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ROCHESTER, New York (Reuters) - The stars could hardly be better aligned for Tiger Woods to end a five-year major title drought at this week's PGA Championship, though he feels the task has been the most difficult of his career.
Woods has not won one of golf's elite championships since his remarkable playoff victory at the 2008 U.S. Open, often playing his way into contention over the first two rounds in recent years only for his game to fade over the weekend.
"It kind of seems that way," he told reporters on Tuesday. "It's been probably the longest spell that I've had since I last won a major championship.
"I came out here (on the PGA Tour) very early and got my first one back in '97."
Woods turned professional in late 1996 and romped to a record 12-stroke victory the following April as he became the youngest ever winner at the Masters, aged 21.
He piled up a further 13 major titles over the next decade at an astonishing rate before his barren run began, hardly helped by the breakdown of his marriage in early 2010, assorted injury problems and the fourth swing change of his career.
"I've had my opportunities there on the back nine on probably half of those Sundays for the last five years where I've had a chance, and just haven't won it," he said.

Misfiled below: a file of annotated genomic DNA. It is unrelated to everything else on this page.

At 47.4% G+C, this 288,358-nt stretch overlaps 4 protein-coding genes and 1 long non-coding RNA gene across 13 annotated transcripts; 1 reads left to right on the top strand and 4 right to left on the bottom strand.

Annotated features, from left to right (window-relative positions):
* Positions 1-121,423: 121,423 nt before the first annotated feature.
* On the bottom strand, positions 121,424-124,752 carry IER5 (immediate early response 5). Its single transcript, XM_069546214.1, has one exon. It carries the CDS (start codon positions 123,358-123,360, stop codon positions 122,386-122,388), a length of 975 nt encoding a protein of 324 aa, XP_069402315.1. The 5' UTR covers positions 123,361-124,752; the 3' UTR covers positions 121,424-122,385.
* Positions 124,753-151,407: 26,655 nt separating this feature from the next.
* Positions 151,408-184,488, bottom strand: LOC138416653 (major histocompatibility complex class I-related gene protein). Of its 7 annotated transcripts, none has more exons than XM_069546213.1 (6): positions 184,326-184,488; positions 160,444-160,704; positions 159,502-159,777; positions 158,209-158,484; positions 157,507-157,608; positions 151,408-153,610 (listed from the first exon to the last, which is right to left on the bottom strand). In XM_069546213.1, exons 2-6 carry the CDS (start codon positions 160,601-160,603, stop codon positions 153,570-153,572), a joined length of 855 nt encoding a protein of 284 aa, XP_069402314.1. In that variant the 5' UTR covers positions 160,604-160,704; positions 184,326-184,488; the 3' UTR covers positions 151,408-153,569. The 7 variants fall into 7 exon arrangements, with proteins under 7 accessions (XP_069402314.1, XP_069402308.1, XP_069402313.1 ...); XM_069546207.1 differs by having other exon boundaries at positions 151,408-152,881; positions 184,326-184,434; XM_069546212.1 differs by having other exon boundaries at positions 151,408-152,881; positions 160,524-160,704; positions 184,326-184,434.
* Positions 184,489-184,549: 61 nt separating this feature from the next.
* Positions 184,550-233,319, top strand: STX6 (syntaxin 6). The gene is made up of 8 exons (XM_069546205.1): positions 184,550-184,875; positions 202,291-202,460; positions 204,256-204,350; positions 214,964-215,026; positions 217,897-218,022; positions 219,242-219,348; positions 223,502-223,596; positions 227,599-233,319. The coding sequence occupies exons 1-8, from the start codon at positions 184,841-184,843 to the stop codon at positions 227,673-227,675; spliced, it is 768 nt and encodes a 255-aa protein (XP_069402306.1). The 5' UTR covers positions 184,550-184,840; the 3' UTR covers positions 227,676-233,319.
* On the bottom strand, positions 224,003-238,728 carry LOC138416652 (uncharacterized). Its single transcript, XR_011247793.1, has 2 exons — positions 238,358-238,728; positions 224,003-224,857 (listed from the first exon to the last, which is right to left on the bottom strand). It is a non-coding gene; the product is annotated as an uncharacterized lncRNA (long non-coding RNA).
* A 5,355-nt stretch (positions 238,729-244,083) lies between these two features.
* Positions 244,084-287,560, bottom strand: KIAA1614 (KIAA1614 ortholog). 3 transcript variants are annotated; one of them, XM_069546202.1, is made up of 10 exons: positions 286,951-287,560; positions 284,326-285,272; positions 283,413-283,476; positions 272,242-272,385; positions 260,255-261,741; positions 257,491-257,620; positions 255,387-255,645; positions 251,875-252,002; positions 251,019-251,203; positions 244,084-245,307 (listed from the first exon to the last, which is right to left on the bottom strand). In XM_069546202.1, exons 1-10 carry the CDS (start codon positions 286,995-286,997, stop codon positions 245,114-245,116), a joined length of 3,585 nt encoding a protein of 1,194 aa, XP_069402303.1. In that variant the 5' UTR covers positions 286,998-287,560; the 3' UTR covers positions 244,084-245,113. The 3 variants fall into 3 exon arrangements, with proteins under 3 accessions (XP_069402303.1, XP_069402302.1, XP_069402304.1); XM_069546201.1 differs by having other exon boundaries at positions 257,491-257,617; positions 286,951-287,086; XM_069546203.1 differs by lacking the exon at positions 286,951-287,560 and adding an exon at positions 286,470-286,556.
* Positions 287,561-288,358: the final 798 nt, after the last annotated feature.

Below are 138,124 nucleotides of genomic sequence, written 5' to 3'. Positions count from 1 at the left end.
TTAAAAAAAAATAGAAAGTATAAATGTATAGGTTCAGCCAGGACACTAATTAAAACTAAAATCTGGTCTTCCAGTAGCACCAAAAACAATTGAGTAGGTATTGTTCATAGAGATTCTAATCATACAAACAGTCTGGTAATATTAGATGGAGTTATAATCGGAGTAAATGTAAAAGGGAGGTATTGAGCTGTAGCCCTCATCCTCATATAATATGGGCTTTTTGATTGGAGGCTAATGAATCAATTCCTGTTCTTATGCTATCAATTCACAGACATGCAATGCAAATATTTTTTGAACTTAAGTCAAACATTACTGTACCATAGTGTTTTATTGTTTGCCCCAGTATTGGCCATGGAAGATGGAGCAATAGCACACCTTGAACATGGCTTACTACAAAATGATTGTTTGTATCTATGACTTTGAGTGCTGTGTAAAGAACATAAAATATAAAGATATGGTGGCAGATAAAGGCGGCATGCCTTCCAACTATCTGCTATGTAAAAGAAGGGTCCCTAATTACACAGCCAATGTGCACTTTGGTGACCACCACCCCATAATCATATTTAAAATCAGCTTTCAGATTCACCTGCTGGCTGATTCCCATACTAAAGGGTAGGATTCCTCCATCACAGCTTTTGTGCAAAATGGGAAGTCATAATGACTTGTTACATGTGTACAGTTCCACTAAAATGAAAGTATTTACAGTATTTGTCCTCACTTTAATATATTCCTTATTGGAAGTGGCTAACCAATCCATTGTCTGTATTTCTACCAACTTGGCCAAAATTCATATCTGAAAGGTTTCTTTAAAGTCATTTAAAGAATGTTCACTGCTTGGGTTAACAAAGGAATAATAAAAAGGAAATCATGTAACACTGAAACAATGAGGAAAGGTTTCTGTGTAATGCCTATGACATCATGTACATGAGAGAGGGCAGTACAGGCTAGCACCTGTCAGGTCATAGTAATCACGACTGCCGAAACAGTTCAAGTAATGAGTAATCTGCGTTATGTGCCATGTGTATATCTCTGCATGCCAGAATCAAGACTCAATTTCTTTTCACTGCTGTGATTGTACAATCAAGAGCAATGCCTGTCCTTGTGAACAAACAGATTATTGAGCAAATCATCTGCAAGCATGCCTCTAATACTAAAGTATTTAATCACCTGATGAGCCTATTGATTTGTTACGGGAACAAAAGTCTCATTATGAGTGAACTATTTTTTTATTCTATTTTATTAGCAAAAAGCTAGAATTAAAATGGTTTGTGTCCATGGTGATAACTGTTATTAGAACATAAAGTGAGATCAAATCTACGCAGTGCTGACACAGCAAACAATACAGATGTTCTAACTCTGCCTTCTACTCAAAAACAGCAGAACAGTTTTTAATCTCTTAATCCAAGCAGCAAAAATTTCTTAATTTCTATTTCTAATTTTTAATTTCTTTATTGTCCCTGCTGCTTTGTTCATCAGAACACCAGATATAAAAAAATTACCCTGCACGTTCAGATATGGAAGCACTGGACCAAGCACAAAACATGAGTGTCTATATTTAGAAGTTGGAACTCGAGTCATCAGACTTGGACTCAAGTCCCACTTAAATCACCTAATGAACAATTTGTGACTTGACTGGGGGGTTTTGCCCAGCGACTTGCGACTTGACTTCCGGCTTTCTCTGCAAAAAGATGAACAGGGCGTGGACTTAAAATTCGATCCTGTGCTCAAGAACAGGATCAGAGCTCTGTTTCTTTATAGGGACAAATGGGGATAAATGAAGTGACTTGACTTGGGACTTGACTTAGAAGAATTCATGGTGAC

"But the key is to keep giving myself chances, and eventually I'll start getting them."
Woods comes into Oak Hill for the year's final major on a high, having romped to victory by seven shots in the elite WGC-Bridgestone Invitational on Sunday.
Every aspect of his game appeared to be in top order last week as he clinched the 79th PGA Tour victory of his career, and a record eighth title in the World Golf Championships (WGC) event.
"Obviously I feel pretty good about winning by seven and coming here," smiled Woods, who claimed the most recent of his four PGA Championship titles in 2007.
"Overall, I feel very pleased with where my game is at. I've played well in the last two tournaments I've played in, especially coming off a little bit of an injury (wrist) at the (U.S.) Open. I'm very pleased about that."
Woods tied for sixth in last month's British Open at Muirfield, where he was ultimately undone by poor putting as his title bid unraveled with a three-over-par 74 in the final round.
The in-form Woods, who has been installed as the PGA Championship favorite at 7-2 by British bookmakers William Hill, said he would describe his year as "great" even if he failed to triumph this week.
"This year, for me, has been a great year so far, winning five times," he explained. "And you look at the quality of tournaments I've won, a Players (title) and two World Golf Championships in there, that's pretty good."
Pressed on whether it would still be a great year for him if he ended his 2013 campaign without a single major title, Woods replied: "Yeah, I think so.
"We certainly have, what, four more big events after this," he said, referring to the PGA Tour's lucrative end-of-season playoff events. "A lot of things can happen, but I'm focused on this week and trying to win this one."
Reporting by Mark Lamport-Stokes; Editing by Julian Linden